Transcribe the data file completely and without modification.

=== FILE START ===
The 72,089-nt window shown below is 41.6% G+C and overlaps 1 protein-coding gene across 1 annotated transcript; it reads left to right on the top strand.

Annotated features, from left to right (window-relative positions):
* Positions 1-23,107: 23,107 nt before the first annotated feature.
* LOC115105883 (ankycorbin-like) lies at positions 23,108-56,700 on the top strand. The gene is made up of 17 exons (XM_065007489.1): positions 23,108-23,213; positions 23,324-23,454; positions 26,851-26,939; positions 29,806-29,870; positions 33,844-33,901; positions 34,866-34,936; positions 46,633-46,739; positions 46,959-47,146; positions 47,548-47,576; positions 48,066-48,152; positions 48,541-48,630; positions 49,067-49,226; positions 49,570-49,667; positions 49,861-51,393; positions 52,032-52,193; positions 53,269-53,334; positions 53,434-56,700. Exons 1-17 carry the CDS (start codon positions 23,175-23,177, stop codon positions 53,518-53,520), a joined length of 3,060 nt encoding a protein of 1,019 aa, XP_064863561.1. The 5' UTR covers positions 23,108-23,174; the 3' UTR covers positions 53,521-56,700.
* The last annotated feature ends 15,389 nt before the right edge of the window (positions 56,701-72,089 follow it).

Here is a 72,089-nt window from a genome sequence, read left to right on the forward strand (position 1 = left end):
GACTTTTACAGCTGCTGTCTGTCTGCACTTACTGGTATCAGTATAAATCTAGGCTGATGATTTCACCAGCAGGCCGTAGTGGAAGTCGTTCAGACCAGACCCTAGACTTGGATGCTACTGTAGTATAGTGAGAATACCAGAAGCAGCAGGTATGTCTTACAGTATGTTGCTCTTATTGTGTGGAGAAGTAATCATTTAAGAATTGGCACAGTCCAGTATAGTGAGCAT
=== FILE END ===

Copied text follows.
The 72,089-nt window shown below is 41.6% G+C and overlaps 1 protein-coding gene across 1 annotated transcript; it reads left to right on the top strand.

Annotated features, from left to right (window-relative positions):
* Positions 1-23,107: 23,107 nt before the first annotated feature.
* LOC115105883 (ankycorbin-like) lies at positions 23,108-56,700 on the top strand. The gene is made up of 17 exons (XM_065007489.1): positions 23,108-23,213; positions 23,324-23,454; positions 26,851-26,939; positions 29,806-29,870; positions 33,844-33,901; positions 34,866-34,936; positions 46,633-46,739; positions 46,959-47,146; positions 47,548-47,576; positions 48,066-48,152; positions 48,541-48,630; positions 49,067-49,226; positions 49,570-49,667; positions 49,861-51,393; positions 52,032-52,193; positions 53,269-53,334; positions 53,434-56,700. Exons 1-17 carry the CDS (start codon positions 23,175-23,177, stop codon positions 53,518-53,520), a joined length of 3,060 nt encoding a protein of 1,019 aa, XP_064863561.1. The 5' UTR covers positions 23,108-23,174; the 3' UTR covers positions 53,521-56,700.
* The last annotated feature ends 15,389 nt before the right edge of the window (positions 56,701-72,089 follow it).

Here is a 72,089-nt window from a genome sequence, read left to right on the forward strand (position 1 = left end):
GACTTTTACAGCTGCTGTCTGTCTGCACTTACTGGTATCAGTATAAATCTAGGCTGATGATTTCACCAGCAGGCCGTAGTGGAAGTCGTTCAGACCAGACCCTAGACTTGGATGCTACTGTAGTATAGTGAGAATACCAGAAGCAGCAGGTATGTCTTACAGTATGTTGCTCTTATTGTGTGGAGAAGTAATCATTTAAGAATTGGCACAGTCCAGTATAGTGAGCAT